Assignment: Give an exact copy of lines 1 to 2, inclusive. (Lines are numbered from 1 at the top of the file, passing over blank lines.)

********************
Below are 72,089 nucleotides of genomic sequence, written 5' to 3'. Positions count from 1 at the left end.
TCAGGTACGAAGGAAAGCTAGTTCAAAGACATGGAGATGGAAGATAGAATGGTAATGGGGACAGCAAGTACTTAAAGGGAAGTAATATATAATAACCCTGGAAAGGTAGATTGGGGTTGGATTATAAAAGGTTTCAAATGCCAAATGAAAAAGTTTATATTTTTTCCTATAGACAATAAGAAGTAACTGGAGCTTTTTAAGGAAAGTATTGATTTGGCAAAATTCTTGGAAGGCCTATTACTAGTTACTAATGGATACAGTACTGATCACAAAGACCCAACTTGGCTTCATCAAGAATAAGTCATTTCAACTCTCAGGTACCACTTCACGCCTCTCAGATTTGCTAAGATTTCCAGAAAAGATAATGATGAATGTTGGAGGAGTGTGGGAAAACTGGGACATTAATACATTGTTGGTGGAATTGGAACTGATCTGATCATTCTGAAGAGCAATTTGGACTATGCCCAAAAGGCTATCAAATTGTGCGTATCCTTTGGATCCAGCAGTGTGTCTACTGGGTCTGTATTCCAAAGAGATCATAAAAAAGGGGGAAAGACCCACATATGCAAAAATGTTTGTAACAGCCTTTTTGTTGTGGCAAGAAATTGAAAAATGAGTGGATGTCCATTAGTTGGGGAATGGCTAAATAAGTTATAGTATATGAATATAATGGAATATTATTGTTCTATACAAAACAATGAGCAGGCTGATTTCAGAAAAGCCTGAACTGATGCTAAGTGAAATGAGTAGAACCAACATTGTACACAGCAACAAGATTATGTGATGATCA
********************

Below are 72,089 nucleotides of genomic sequence, written 5' to 3'. Positions count from 1 at the left end.
TCAGGTACGAAGGAAAGCTAGTTCAAAGACATGGAGATGGAAGATAGAATGGTAATGGGGACAGCAAGTACTTAAAGGGAAGTAATATATAATAACCCTGGAAAGGTAGATTGGGGTTGGATTATAAAAGGTTTCAAATGCCAAATGAAAAAGTTTATATTTTTTCCTATAGACAATAAGAAGTAACTGGAGCTTTTTAAGGAAAGTATTGATTTGGCAAAATTCTTGGAAGGCCTATTACTAGTTACTAATGGATACAGTACTGATCACAAAGACCCAACTTGGCTTCATCAAGAATAAGTCATTTCAACTCTCAGGTACCACTTCACGCCTCTCAGATTTGCTAAGATTTCCAGAAAAGATAATGATGAATGTTGGAGGAGTGTGGGAAAACTGGGACATTAATACATTGTTGGTGGAATTGGAACTGATCTGATCATTCTGAAGAGCAATTTGGACTATGCCCAAAAGGCTATCAAATTGTGCGTATCCTTTGGATCCAGCAGTGTGTCTACTGGGTCTGTATTCCAAAGAGATCATAAAAAAGGGGGAAAGACCCACATATGCAAAAATGTTTGTAACAGCCTTTTTGTTGTGGCAAGAAATTGAAAAATGAGTGGATGTCCATTAGTTGGGGAATGGCTAAATAAGTTATAGTATATGAATATAATGGAATATTATTGTTCTATACAAAACAATGAGCAGGCTGATTTCAGAAAAGCCTGAACTGATGCTAAGTGAAATGAGTAGAACCAACATTGTACACAGCAACAAGATTATGTGATGATCA